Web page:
“Love” is so short of perfect rhymes that convention allows half-rhymes like “move”. The alternative is a plague of doves, or a kind of poem in which the poet addresses his adored both as “love” and as “guv”—a perfectly decent solution once, but only once, in a while.
The excerpt is from one of the essays Fenton wrote for the Guardian about poetry. The series is called "James' Fenton's poetry Master Class".
I leave the poetry writing to Gerty; poetry reading is my department. Nonetheless, I found the essays enlightening and entertaining.
So much for love, doves, and govs, here's Paris:
Gerty Says Happy Valentine's Day
Gerty says that I should write a blog and call it "36 years." That would be the 36 years from Reagan's election to the end of Obama's second term.
Gerty says that's my personal arc from "this sucks, and I'm going to change it" to "this still sucks, and there's not a darn thing I'm able to do about it because no one gives a shit about anything except their next 'major purchase' and tax cuts, so let's go drink beers in Thailand."
Gerty says "Thirty six years is a conservative estimate, but if we drink enough beers in Thailand we won't care about anything either even if the world gets suckier."
Gerty also says "Come to bed, and I'll read you my Valentine's Day poem. Or, you can read it to me."
Gerty keeps things in perspective.
The most damning part of the recent Sports Illustrated article on Lance and doping (article summary) is the news of unexplained high T/E readings in three of Armstrong's urine samples between 1991 and 1998. Those three samples tested at ratios of 9.0, 7.6, and 6.5. According the SI article, before 2005, any ratio above 6 was considered abnormal. Since 2005, ratios over 4.0 are considered abnormal.
Don Catlin, whose lab reported the high T/E readings, has responded to several parts of the article.
As to the abnormally high T/E ratios found in three of Armstrong's samples, Catlin doesn't explain those results but attempts to put them in perspective.
Catlin says that two of them are not so high that failing to find similarly high results in the B samples would not be "unexpected." He says it's less likely for the sample that showed the highest reading:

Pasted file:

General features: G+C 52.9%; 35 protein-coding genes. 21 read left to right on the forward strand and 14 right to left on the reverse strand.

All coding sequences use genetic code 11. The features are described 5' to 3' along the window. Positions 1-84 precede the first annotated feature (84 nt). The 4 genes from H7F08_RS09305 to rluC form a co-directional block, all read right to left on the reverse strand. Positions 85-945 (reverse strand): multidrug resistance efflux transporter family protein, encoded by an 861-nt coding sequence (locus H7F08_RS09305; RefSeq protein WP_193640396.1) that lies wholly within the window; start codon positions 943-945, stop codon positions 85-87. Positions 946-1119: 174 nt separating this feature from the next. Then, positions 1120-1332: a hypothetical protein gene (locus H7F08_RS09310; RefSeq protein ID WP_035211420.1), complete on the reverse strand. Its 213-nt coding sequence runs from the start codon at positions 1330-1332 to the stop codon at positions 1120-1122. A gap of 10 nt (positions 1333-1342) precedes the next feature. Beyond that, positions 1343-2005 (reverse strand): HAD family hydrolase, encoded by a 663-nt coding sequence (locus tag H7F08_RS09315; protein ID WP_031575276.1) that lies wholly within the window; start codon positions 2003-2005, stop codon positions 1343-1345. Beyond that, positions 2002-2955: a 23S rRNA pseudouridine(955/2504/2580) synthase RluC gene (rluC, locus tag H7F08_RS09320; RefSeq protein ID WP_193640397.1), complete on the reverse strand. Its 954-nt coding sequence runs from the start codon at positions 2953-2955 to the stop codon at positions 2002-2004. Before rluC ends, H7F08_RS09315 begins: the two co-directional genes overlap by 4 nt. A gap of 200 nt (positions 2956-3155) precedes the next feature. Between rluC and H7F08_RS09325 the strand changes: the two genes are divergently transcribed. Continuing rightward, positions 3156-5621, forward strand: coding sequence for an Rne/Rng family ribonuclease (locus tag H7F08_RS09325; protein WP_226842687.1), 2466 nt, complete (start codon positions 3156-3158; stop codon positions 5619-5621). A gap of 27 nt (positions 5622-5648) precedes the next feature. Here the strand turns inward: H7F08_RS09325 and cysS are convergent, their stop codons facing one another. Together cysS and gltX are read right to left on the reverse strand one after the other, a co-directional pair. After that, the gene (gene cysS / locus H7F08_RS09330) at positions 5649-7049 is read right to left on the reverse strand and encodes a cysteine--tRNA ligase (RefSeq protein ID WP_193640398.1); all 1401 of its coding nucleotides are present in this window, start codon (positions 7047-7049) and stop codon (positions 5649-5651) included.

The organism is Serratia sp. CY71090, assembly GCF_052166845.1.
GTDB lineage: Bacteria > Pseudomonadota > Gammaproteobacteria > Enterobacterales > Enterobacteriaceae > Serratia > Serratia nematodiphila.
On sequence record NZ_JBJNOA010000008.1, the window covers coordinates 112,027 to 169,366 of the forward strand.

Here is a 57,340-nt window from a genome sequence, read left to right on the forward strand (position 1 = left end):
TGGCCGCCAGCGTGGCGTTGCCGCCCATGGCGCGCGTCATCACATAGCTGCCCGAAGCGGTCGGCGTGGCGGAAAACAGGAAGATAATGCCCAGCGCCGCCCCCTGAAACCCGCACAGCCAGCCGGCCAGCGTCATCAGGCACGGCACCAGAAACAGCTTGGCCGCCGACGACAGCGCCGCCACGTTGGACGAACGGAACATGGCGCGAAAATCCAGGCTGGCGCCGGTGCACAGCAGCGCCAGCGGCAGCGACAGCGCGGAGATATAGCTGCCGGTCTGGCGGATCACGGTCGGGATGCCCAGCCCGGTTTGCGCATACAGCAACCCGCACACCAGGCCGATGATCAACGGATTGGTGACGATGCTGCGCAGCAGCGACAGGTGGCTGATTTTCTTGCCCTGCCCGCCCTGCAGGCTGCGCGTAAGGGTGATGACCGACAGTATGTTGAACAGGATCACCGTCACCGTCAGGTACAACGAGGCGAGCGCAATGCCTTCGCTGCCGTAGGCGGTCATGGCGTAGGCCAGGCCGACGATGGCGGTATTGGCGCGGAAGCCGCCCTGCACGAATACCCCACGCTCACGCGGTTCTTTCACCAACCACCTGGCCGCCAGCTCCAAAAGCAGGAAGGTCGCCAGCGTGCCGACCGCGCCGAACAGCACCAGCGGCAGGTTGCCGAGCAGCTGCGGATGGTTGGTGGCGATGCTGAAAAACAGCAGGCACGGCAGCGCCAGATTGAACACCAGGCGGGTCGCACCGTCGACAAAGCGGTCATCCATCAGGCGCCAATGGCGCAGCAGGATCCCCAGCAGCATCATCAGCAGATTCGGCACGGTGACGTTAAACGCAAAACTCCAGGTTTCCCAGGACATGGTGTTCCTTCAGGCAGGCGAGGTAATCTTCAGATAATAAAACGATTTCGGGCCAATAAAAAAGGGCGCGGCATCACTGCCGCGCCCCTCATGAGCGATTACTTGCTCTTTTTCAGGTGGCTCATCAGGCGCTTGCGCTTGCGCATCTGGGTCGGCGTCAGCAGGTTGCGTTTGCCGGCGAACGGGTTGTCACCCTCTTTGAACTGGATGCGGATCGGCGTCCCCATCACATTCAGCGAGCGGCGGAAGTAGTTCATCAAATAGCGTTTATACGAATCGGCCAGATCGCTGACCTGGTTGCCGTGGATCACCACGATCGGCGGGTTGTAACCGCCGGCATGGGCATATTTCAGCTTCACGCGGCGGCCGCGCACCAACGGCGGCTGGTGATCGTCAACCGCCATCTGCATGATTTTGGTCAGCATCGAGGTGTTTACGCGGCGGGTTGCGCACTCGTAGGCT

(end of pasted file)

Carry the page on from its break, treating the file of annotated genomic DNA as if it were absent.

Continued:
It was not an unexpected occurrence to have samples with screen T/E ratios between 6.0 and 7.5 not confirm. It would be less likely, however, that a sample that screens at 9.0 does not confirm.
Not exactly a ringing defense. "Not unexpected" is much different than "happened routinely enough that it was probably an error." And, Catlin's view of the 9.0 reading seems even more jaundiced.
Even with the added context, the results provide more support for the conclusion that "Lance doped" than the conclusion that "he never touched the stuff."
I thought Freewheeling was a great contemporary blog. Little did I know that 9th Century Japanese poets were reading it long before me.
The Sound of Rapids
To avoid noisy places is my nature,
yet I love the gurgling of a stream.
Like a hermit turning his pillow;
like an old zither being strummed.
One old pine -- a silk umbrella on the bank;
scattering leaves -- a boat moored in waves.
Tonight I have not a thing to do --
but read "Freewheeling" in my Zhuangzi!
-- Sugawara no Michizane (845-903)
"Freewheeling" is the first chapter in the great Taoist classic, the Zhuangzi.
That chapter is actually entitled 逍遙遊. Steven Carter, the poem's translator, translates this as "Freewheeling"; James Legge, as "Enjoyment in Untroubled Ease." I prefer Nina Correa's "Carefree Roaming."
Curiously, Freewheeling's latest post is entitled "What A Great Time To Be Alive!." I suppose he should know.
Tea Partiers are good for something. Some of them voted against extending some of the heinous parts of the Patriot Act, including roving wiretaps and non-search warrant access to customer records from Internet Service Providers, financial institutions, libraries, and credit companies.